Oldcastle and companies like it tend to hire students with a proven track record of learning new skills quickly and accurately. Payne and indeed the entire staff at PTC train students in specific skills they’ll need in their career of choice, but they also give students the tools to pick up new skills along the way. That’s what employers like Oldcastle Building Envelope are looking for. They want employees who can learn and grow with them in the long term. Students with many skills and a background in learning new CAD software programs are sought after by Oldcastle.
For more information on how to connect with Oldcastle representatives looking for PTC students to hire, contact the extremely useful Career Services Office on campus to visit with the venerable Gill Thompson.
We all need a little help once in a while. At Pickens Technical College, the staff and faculty are all here to help you find a job after you learn everything you can about your dream career and graduate. Learning how to be a medical assistant does you no good if you can’t find a position when you leave PTC’s halls. Luckily, there are plenty of resources and experienced career advisors to help students with their lives post-PTC. I contacted Gill Thompson, PTC Career Services Coordinator, and asked him a few questions about how he and the rest of the PTC Career Services staff help students get jobs after earning their certificates at PTC in any field.
What are a few things that all students can do while they’re still in class at PTC to make sure they find a good job after graduation?
Thompson : All students should utilize our online job board called the College Central Network. There are usually over 150+ jobs posted ranging from all industries and full time and [part] time jobs. They may be able to get a job in their chosen industry before they graduate! They should also participate [in] our Career and Technical Student Organizations (CTSO’s) because they provide leadership and community service opportunities; this looks really good to employers. Student should also start building resumes when school starts and not wait until the end of the school year. If they start working on their resumes early, they produce a much more professional document. Having a resume, will also prepare them for the annual Employment Fair; where [we] will have over 40 companies in attendance looking to hire students. Lastly, research, research, research; they should research industries and companies because this will help them find a good company in an industry they can excel in.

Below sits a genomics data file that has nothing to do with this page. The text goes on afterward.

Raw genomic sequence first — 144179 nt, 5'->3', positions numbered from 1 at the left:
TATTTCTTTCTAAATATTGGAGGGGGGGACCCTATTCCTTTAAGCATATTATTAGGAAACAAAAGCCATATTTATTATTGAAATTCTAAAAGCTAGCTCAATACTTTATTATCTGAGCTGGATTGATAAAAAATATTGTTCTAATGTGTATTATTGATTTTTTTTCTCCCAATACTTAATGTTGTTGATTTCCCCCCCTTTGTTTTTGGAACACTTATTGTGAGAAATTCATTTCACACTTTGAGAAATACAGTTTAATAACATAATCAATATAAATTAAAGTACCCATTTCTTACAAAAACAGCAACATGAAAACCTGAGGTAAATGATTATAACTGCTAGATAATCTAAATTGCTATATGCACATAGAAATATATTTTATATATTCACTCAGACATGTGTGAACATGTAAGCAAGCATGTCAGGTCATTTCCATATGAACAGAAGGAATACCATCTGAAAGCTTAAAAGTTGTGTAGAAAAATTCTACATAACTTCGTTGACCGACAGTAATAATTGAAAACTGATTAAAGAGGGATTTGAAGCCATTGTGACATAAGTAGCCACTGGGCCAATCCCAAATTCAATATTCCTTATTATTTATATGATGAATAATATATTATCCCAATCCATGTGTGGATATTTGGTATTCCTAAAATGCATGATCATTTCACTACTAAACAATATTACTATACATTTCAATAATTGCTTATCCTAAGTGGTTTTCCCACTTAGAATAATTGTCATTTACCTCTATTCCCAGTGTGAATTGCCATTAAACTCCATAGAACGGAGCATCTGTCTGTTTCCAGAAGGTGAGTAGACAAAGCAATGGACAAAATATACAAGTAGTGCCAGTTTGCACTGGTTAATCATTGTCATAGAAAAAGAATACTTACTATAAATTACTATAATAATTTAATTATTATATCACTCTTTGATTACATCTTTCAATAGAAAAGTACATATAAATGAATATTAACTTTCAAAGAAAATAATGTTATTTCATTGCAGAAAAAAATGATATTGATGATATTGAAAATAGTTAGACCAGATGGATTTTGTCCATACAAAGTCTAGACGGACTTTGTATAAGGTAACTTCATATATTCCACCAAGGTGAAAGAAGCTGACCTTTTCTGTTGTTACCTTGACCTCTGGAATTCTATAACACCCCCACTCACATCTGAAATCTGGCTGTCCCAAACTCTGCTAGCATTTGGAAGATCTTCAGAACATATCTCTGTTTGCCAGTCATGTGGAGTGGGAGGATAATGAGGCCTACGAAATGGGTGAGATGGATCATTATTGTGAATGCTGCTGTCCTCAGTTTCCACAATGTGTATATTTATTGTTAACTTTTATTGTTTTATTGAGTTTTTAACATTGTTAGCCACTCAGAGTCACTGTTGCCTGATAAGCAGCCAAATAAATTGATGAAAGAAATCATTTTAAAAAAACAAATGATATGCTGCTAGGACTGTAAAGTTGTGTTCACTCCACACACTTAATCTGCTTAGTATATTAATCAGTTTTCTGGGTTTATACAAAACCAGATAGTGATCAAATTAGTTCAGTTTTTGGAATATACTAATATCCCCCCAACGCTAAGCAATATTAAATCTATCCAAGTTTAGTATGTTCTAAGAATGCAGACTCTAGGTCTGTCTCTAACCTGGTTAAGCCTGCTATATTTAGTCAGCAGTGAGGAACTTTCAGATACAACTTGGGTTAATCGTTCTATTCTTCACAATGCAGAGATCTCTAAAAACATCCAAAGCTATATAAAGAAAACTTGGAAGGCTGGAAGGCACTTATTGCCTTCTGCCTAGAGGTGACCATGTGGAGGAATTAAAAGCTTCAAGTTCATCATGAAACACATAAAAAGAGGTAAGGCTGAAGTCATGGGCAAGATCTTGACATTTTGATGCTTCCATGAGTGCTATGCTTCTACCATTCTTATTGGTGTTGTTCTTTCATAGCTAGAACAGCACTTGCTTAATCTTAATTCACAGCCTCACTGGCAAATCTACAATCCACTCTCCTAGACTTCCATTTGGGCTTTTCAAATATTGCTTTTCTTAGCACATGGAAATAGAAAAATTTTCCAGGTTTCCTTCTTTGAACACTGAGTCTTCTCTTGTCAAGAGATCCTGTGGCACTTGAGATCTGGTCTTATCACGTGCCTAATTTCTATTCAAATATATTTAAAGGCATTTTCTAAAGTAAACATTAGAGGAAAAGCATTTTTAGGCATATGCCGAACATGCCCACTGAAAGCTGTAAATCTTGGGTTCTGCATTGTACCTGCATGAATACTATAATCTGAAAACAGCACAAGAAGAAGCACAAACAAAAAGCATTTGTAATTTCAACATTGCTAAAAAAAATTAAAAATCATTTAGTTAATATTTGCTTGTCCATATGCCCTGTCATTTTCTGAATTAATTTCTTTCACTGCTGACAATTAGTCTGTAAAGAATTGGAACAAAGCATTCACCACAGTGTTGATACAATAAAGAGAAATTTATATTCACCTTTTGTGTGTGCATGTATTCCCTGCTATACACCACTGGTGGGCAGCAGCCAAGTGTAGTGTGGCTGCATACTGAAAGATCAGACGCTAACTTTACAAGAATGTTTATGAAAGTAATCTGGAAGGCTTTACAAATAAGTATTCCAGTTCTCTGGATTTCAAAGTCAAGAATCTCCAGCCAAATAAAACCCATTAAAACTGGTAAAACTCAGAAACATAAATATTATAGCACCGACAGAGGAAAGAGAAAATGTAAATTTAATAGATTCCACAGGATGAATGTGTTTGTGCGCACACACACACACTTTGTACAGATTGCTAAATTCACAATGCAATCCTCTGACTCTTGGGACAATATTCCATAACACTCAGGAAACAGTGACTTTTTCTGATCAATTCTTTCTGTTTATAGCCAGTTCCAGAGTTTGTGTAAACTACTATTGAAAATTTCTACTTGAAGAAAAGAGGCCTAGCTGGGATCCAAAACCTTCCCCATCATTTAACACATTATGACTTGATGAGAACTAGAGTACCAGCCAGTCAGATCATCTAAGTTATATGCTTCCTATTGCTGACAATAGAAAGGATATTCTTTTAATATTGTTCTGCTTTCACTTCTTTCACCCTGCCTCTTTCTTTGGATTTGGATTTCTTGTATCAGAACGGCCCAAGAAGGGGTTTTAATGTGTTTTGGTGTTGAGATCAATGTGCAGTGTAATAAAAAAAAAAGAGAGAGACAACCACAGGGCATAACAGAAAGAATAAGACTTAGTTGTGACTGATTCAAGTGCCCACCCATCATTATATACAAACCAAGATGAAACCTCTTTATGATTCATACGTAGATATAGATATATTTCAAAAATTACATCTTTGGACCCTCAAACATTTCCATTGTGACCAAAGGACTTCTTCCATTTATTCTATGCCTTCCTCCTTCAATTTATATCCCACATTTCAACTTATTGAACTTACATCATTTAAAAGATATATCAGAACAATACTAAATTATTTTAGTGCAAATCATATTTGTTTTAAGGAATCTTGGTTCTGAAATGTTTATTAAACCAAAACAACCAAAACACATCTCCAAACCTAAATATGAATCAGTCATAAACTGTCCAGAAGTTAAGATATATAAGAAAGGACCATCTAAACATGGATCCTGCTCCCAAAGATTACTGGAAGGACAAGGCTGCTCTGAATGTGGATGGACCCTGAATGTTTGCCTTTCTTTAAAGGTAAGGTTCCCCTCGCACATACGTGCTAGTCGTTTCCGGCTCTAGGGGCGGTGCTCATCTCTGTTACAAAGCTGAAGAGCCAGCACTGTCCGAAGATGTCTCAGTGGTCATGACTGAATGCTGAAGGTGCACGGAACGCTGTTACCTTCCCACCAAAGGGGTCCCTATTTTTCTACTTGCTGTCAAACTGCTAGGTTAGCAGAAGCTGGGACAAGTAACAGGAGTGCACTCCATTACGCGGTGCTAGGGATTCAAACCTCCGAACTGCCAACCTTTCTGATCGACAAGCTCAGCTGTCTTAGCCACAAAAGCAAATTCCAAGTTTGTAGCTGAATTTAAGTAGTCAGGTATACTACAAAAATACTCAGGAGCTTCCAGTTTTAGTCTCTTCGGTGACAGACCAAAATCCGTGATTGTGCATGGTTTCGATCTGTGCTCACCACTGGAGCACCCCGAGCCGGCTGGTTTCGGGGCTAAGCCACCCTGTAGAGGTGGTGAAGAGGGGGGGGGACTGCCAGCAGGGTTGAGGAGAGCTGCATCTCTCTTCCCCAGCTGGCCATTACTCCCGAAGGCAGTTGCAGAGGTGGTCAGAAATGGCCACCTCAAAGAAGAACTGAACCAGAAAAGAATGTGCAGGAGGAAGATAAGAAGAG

What’s the most common question you get asked by students on a regular basis?
Thompson: “Can you help me get a job?” My answer is always, “YES”! But then I follow that up with I can provide you with resources, tools, and job leads, but YOU have to go out and get the job. I help with resumes, cover letters, interviews, LinkedIN profiles, and anything else I can do to help them. It ultimately comes down to how much work the student is willing to do on their own. Students who take looking for a job seriously get the best jobs. Students who expect me to do the work for them, usually stay unemployed because they take no responsibility in the process.
Do you frequently come across any misconceptions about finding work after graduation that you’d like to put to rest?
Thompson: First and foremost, when looking for a job, you have to treat it like it is your job. In other words, finding a job, is a full time job.
Second, it is much easier to find a job when you already have a job. For some reason, people who are out of work come off as desperate, and this shows in interviews. If you have a job, you seem much more relaxed when job hunting and this shows in the interview.
My strongest point is: nobody is going to hand you your dream job! You have to go out and get it and the only way that will happen is by “working hard!” In the workforce, there is no such thing as “getting lucky”, however, you can create your own “good luck” by working hard. If you work hard, people notice, and then the “good luck” finds you, because you earned it by working hard. Along those same lines, you have to start entry level, and IF you work hard, then you can move up in an industry and company. If you constantly get passed up on promotions, if you never get a raise, it may not be the [boss’s] fault. Most likely, it is your fault, and your (bad) work habits are the reason you get passed up on promotions and raises.
Gill Thompson has been working with PTC students for years getting them jobs in their chosen fields. The best thing you can do when you’re studying your craft there is give him a visit to talk about your future after graduation.